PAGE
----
Prince William rates students who make threats as high, moderate or low risks. In Fairfax, dangerous students are labeled as substantive or transient threats.
Students with good grades and behavior records, such as James, who make serious missteps pose a problem: How do you handle an otherwise solid student who for the first time acts dangerously?
"Any time you have a weapon mentioned, you need to look thoughtfully, but in your process of interviewing the student, you give consideration to all factors," said Dede Bailer, psychology and preventive services director for Fairfax schools.
James and his family gave this account of the incident, corroborated by school documents examined by The Washington Post:
On Feb. 26, James and one of his siblings, Joseph, a fourth-grader, were getting off the school bus when another student, a boy, began mocking a girl. Joseph told the boy to stop, and the two got into a fight. Then the boy followed the brothers from the bus stop, even though he lived on another street.
James, fearing the boy would attack, told Joseph he would run ahead, get a gun and call 911. Then Joseph asked the boy whether he was "afraid of a gun." James went upstairs to his parents' room and retrieved his Airsoft rifle (which fires plastic pellets, not bullets) and a cellphone. When Joseph came home, their pursuer was gone, but James was upstairs holding the gun, which was not operable because it did not have its battery.
The boys did not tell their parents what happened. The next day, Vincent Falletta was called to pick up James at school and was told that he was being suspended for at least five days and Joseph for one. It was not clear why James's suspension was extended.
The next week, James and his parents met with Rosa Parks officials. The Fallettas said they received conflicting information about James's label: one had him as a "more than low" threat, another as "high."
A few days later, the Fallettas wrote 80 friends seeking support.
Bob Kirkpatrick, a Pentagon consultant, said he was in disbelief when he received the e-mail. "I am sure it took a lot of courage to admit this would have happened," Kirkpatrick said. "I probably would have talked to only very close friends."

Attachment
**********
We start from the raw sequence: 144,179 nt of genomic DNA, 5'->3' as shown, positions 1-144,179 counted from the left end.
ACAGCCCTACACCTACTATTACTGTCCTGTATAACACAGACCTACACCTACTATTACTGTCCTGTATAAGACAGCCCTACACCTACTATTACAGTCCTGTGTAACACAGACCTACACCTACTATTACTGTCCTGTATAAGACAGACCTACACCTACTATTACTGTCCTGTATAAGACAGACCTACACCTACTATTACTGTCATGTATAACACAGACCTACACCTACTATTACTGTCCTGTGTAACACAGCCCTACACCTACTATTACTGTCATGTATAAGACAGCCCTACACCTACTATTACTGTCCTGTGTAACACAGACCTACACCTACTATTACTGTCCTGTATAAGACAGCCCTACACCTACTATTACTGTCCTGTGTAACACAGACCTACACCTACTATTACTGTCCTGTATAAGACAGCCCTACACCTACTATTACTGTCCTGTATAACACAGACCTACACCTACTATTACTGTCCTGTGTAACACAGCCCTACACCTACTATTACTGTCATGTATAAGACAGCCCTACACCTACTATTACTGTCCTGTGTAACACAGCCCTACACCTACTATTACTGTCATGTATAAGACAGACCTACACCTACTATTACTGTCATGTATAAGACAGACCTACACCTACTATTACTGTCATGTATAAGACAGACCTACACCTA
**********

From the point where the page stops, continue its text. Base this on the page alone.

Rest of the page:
James spent last Wednesday watching television ("The Backyardigans") and doing homework. "I'm worried about the social studies SOL," he said, referring to a state test. "If you don't pass it, you get remediation."
Later, he went upstairs to study scalene and equilateral triangles.
Thursday, James and his parents met with a school psychologist and social worker. The first questions seemed to them tough but somewhat relevant: Will James adjust well in middle school because he is sensitive? Should he be sent to an alternative school?
Later, they were asked questions that they said seemed bizarre.
"Some of the questions were like, 'Does he overeat? Does he hurt animals?' That was on there. My husband and I were chuckling," Jeanette Falletta said. "Others were, 'Does he stare off into space?' If my son was really a problem, would I really admit to it on the questionnaire?"
About 8 p.m. Thursday, suspension day 11, the school called the Fallettas. James was allowed to return to school Friday. But he was not overjoyed. "He was wondering what everyone else was thinking of him," the mother said. "He was like, 'I don't know if I want to go back to school.' "